For the four people on the planet who haven’t seen Titanic, there are spoilers coming up.
For romance lovers, it’s probably one of the more jarring notes in the movie Titanic when Jack and Rose both try to climb onto the floating door, only to nearly capsize it. So Jack hangs off the edge, instead, and as a result, dies of exposure.
Viewers have been insisting for years that there were dozens of alternatives the couple could have taken to get Jack up and out of the water.
Director James Cameron has just as stubbornly insisted that no, there wasn’t. And if there was, Jack still would have died because of other complications and physical impossibilities.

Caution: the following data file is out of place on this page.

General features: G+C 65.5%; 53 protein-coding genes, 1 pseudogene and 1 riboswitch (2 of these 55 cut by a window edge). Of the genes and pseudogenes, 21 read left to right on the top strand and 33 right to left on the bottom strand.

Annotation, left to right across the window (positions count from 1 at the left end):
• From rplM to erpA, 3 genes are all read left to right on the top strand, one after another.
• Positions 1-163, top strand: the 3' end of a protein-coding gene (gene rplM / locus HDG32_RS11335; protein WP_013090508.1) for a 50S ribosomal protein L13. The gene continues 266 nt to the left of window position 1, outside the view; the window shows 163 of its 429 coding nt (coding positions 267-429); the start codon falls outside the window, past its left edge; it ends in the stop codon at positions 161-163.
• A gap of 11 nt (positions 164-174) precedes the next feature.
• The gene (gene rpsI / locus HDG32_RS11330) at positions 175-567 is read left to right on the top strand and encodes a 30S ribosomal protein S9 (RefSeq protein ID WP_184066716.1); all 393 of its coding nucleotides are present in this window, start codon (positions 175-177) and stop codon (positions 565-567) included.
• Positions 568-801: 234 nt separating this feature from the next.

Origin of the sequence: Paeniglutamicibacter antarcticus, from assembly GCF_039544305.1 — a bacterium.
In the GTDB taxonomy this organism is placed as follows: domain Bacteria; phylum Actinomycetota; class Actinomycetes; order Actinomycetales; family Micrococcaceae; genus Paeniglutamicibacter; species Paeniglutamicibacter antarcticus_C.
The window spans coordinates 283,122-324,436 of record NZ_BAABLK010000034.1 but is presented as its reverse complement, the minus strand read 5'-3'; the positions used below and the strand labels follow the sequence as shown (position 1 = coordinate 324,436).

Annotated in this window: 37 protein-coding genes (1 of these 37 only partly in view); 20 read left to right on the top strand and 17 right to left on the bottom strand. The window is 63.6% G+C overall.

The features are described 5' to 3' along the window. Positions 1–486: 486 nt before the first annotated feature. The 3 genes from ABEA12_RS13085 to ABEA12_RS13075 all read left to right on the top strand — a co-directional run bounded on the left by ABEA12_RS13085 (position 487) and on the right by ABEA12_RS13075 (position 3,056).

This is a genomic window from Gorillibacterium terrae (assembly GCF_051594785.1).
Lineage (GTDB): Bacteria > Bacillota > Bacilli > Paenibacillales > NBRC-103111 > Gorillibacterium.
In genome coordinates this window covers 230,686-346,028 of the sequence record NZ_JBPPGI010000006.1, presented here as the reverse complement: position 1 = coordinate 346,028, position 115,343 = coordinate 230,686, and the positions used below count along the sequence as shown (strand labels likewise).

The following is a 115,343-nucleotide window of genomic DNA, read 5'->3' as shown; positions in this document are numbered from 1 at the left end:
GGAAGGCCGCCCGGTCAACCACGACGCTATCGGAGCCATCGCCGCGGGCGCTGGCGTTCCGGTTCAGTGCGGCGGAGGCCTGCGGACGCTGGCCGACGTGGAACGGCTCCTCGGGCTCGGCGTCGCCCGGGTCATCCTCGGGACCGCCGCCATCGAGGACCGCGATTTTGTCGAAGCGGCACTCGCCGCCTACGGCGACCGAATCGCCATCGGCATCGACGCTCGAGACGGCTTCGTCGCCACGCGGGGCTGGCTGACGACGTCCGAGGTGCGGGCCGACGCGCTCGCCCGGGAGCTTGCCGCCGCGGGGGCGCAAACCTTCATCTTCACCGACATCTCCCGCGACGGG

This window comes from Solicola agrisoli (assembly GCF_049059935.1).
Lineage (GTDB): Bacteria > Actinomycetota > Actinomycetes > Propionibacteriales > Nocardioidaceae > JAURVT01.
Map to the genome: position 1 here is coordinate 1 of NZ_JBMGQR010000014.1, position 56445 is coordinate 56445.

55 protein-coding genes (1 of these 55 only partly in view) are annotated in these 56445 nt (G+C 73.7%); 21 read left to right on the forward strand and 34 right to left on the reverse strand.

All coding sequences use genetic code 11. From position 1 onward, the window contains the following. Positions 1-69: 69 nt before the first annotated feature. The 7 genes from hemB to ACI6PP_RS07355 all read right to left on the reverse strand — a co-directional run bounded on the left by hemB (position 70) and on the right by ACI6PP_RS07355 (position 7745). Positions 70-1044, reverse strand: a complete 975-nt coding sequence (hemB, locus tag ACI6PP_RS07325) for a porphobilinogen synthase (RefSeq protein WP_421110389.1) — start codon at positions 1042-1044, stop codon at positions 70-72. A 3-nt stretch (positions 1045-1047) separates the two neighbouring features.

Recently, Cameron paid for research to establish if he was, in fact, right. And it turns out, he might have been. (But you have to keep in mind who paid for the research).
Ultimately, though, there is a throw-away quote in the original article I’ve linked to, here, from James Cameron. He points out that no matter what the physics involved in Jack’s demise, in story terms, Jack had to die. It was the theme of the entire movie — loss and heartbreak, and facing a world that has abruptly changed.
So even if physics had been on Jack’s side, the writers would have had to find another way for him to die.
In the movie, Jack dies saving Rose. Saving another, especially someone you love, makes one’s death meaningful. So perhaps we should let Jack continue to be the hero he is and stop cursing James Cameron for ruining a perfectly good romance. 🙂